Jorge A. Bezerra - Grant/Research Support: Molecular Genetics Laboratory, CHMC

The following people have nothing to disclose: Frank DiPaola, Ashley Walther, Greg Tiao, Maria H. Alonso, Jaimie D. Nathan


Correlation of liver stiffness, as determined by transient elastography, with the presence and severity of clinical liver disease in children and young adults with cystic fibrosis

Amal A. Aqul1, Sarah Harney1, Roshan Raza1, Gregory S. Saw-icki2, Paul D. Mitchell3, Maureen M. Jonas1, Rima Fawaz1;

1Pedi-atric Gastroenterology and Hepatology, Boston Children's Hospital/ Harvard Medical School, Boston, MA; 2Pediatric Pul-monology, Boston Children's Hospital/ Harvard Medical School, Boston, MA; 3Clinical Research Center, Boston Children's Hospital/ Harvard Medical School, Boston, MA

Background Liver disease (LD) is the third leading cause of death in cystic fibrosis (CF). CFLD includes a range of abnormalities with variable degrees of fibrosis. No test has been recognized as a reliable tool to identify patients with or at risk for advanced fibrosis. Liver biopsy is an imperfect indicator of fibrosis severity due to the focal nature of CFLD. Aim To evaluate whether or not liver stiffness, determined by transient elastography (TE), correlates with the presence and severity of LD in children and young adults with CF. Methods Subjects were divided into 3 groups based on clinical, biochemical, sonographic, and endoscopic findings; Group A: no CFLD, Group B: CFLD without portal hypertension (PHTN), and Group C: CFLD with PHTN. Patients underwent TE during routine CF visits. Median and inter-quartile range (IQR) for Liver Stiffness Measurement (LSM) was calculated for each group. LSM was compared to AST/platelet ratio index (APRI), an indicator of hepatic fibrosis. Results: 209 CF patients (52% male; mean age 13.2±6.9y; 9(4%) <2y and 54 (26%) 18–26y) underwent LSM. 187 (89%) subjects with complete data and a valid LSM resulted in 121 subjects (65%) in Group A, 59 (31%) in Group B, and 9 (5%) in Group C. Elevated LSM (>6 kPa) was found more often in patients >11y (N=45, 37%), irrespective of liver disease severity (P<0.0001). The median (IQR) LSM was different among the 3 groups: 4.6 (3.8, 5.4) kPa in Group A, 5.1 (4.4,6.3) kPa in Group B and 23.1 (11.8,24.8) kPa in Group C (P<0.0001) with all pairwise comparisons different from one another (P<0.05). Similarly, median (IQR) APRI was different among the 3 groups: Group A 0.22 (0.17, 0.28), Group B 0.26 (0.18, 0.33), Group C 0.54 (0.29, 0.95); P= 0.0002. Analysis of receiver operating characteristics for discriminating Group C from Groups A and B resulted in cut-points at 10.6 kPa for LSM and 0.4 for APRI. LSM was superior to APRI in discriminating CF with PHTN from other groups (P=0.05). Conclusions: Liver stiffness determined by TE correlates with the presence and severity of LD in children and young adults with CF. LSM increases with age and disease severity. Although APRI provided some information regarding degree of hepatic fibrosis, LSM performed better than APRI in children and adults with CFLD.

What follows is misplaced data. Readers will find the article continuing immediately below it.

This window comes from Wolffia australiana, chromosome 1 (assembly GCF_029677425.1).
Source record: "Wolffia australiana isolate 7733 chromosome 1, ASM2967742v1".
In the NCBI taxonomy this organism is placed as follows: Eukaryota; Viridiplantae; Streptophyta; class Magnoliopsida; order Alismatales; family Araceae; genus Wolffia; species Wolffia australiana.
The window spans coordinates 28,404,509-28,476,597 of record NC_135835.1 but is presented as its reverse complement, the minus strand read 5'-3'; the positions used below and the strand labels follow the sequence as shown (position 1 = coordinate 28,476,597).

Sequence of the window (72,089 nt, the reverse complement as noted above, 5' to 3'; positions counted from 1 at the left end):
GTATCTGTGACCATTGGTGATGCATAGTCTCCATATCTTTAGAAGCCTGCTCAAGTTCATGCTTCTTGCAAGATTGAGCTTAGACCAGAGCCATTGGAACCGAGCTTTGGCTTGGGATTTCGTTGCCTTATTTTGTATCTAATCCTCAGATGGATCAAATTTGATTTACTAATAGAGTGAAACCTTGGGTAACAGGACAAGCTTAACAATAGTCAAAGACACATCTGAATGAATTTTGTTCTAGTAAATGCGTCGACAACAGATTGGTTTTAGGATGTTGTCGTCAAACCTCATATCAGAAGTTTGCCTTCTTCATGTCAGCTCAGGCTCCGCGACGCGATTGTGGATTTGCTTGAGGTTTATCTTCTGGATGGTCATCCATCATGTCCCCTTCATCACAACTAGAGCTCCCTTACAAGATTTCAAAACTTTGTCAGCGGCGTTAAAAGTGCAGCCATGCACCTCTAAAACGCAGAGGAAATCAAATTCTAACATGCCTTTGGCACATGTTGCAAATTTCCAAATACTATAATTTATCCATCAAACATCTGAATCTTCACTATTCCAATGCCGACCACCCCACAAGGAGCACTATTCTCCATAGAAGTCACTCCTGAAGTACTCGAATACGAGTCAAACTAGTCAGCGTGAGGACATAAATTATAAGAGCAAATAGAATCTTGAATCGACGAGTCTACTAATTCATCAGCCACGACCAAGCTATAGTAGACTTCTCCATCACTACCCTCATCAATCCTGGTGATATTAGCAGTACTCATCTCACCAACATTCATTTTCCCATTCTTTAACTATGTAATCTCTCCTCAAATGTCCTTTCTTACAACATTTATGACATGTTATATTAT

Maureen M. Jonas - Advisory Committees or Review Panels: Gilead Sciences; Consulting: Novartis; Grant/Research Support: Bristol Myers Squibb, Roche, Merck Schering Plough

The following people have nothing to disclose: Amal A. Aqul, Sarah Harney, Roshan Raza, Gregory S. Sawicki, Paul D. Mitchell, Rima Fawaz


Assessment of Liver Stiffness in Pediatric Post-Fontan Patients Using Transient Elastography

Becky Chen1, Richard A. Schreiber1, Derek Human2, James E. Potts2, Orlee R. Guttman1;

1Gastroenterology, Hepatology and Nutrition, British Columbia Children's Hospital, Vancouver, BC, Canada; 2Children's Heart Centre, British Columbia Children's Hospital, Vancouver, BC, Canada